Health/Science/Tech | KERA News

Health/Science/Tech

Every week, KERA explores the latest in health, science and technology in North Texas through two main series, Vital Signs and Breakthroughs.

University of North Texas Ph.D candidate Ethan McBride prepares the precursor to the illegal drug PCP in a trailer.
Credit Lauren Silverman / KERA News

Vital Signs

In Vital Signs, Sam Baker taps into the expertise of local health care leaders to provide insight into your everyday health and well-being.

Breakthroughs

In Breakthroughs, KERA reporters delve into the latest health-related technologies developed in North Texas and across the state. From the Zika virus to fried chicken, no scientific topic is off limits. 

Learn more in-depth multimedia projects: Surviving Ebola, a look at how Ebola made its way to Dallas and the lessons local hospitals and governments learned; Growing Up After Cancer, the journey of one North Texas boy with cancer; and The Broken Hip, an in-depth look at how a fall can change everything. 

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Dr. Donna Persaud, ​chief of Pediatric Community Medicine at Parkland Hospital System, talks about potential problems from the types of soap we use – especially anti-bacterial soap.

Gil Gillam, artist and attorney with Gillam & Smith LLP in Marshall, Texas.

East Texas is known for its Piney Woods, Caddo Lake, maybe for sweet potatoes. It’s also the patent lawsuit capitol of the country. More patent infringement cases are brought to Eastern District courts than anywhere else. There’s pressure to root out the so-called “patent trolls”.

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We examine real-life health issues in our series, Vital Signs. In this episode, dementia.

Actor and comedian Robin Williams was being treated for Parkinson’s Disease when he committed suicide in 2014, but the autopsy showed signs of Lewy Body Dementia.

Dr. Angela Bentle, a geriatrics specialist at Methodist Charlton Medical Center, talked about the often misdiagnosed disorder.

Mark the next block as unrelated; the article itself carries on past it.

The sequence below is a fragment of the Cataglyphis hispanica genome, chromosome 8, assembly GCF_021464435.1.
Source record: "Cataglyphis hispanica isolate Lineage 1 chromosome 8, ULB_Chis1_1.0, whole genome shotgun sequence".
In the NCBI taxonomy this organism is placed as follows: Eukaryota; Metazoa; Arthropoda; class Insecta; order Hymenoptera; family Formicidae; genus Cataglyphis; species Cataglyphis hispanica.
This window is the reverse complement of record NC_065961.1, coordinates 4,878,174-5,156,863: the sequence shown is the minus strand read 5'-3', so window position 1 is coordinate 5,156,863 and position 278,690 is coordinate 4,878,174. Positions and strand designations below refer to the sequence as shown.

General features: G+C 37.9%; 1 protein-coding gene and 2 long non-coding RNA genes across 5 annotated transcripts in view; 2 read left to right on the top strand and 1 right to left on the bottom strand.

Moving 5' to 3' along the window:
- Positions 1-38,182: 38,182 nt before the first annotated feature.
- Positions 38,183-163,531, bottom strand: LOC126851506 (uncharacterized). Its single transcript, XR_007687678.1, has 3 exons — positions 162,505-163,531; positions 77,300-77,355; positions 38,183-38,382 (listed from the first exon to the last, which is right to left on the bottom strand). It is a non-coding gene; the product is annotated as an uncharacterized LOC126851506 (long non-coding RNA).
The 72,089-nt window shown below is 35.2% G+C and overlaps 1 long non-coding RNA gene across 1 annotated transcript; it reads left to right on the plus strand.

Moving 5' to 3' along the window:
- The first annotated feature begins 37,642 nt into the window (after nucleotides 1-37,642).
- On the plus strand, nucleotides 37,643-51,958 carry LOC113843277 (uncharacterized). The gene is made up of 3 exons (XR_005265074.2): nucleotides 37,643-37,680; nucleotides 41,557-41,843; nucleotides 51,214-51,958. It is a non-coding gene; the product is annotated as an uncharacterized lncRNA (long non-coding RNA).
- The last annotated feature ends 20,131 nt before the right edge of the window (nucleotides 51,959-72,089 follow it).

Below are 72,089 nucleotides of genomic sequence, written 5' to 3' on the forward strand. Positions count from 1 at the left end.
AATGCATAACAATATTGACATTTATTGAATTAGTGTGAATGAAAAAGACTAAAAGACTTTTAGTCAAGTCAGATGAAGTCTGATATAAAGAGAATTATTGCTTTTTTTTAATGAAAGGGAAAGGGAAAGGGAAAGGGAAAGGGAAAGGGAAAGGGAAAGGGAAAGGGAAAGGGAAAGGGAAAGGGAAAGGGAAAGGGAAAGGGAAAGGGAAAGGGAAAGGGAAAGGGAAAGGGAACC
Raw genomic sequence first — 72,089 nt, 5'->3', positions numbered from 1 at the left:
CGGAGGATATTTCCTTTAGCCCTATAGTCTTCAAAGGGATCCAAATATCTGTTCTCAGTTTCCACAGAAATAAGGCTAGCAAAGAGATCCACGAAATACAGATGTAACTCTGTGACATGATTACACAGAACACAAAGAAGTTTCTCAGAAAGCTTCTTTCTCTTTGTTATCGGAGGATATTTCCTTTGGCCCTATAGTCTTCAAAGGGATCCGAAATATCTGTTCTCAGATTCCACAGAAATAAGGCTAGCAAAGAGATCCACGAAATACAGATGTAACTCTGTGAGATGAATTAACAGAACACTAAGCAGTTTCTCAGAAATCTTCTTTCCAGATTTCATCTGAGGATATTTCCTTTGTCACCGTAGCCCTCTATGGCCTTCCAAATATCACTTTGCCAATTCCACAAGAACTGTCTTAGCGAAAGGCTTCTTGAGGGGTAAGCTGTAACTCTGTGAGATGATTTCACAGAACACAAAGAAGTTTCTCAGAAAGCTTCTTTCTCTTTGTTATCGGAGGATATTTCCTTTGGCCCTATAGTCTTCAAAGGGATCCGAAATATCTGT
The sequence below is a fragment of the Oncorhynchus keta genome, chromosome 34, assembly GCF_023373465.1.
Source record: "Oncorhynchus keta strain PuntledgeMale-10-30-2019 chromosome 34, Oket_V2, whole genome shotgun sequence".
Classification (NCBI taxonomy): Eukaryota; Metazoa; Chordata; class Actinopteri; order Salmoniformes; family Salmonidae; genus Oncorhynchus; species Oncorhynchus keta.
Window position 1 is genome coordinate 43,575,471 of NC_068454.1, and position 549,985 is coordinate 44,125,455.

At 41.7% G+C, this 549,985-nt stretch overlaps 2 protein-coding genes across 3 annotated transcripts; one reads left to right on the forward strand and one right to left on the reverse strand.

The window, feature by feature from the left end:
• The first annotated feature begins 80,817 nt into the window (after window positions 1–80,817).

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Doctors across the country will be trying out a new treatment for traumatic brain injury. UT Southwestern, the National Institutes of Health and other partners announced today that they’ll study a new drug that could help stop bleeding in the brain.

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An agency within the World Health Organization recently concluded eating processed or cured meats like bacon or hot dogs – as well as red meat – can lead to colon cancer.

The Director of the Master of Clinical Nutrition--Coordinated Program at UT Southwestern Medical Center says not quite. Dr. Jo Ann Carson has researched ties between food and cancer for decades. In this edition of "Vital Signs," she explains why the report did not surprise her.

Lauren Silverman / KERA News

For the first time since it opened in 1790, the United States Patent and Trademark Office is expanding outside of Washington, D.C. The agency – which has a team of more than 8,000 patent examiners – has established regional offices in four cities across the United States, including Dallas.

 

Steve Jennings / Getty Images for Breakthrough Prize

Over the weekend, a UT Southwestern geneticist won one of science’s biggest awards.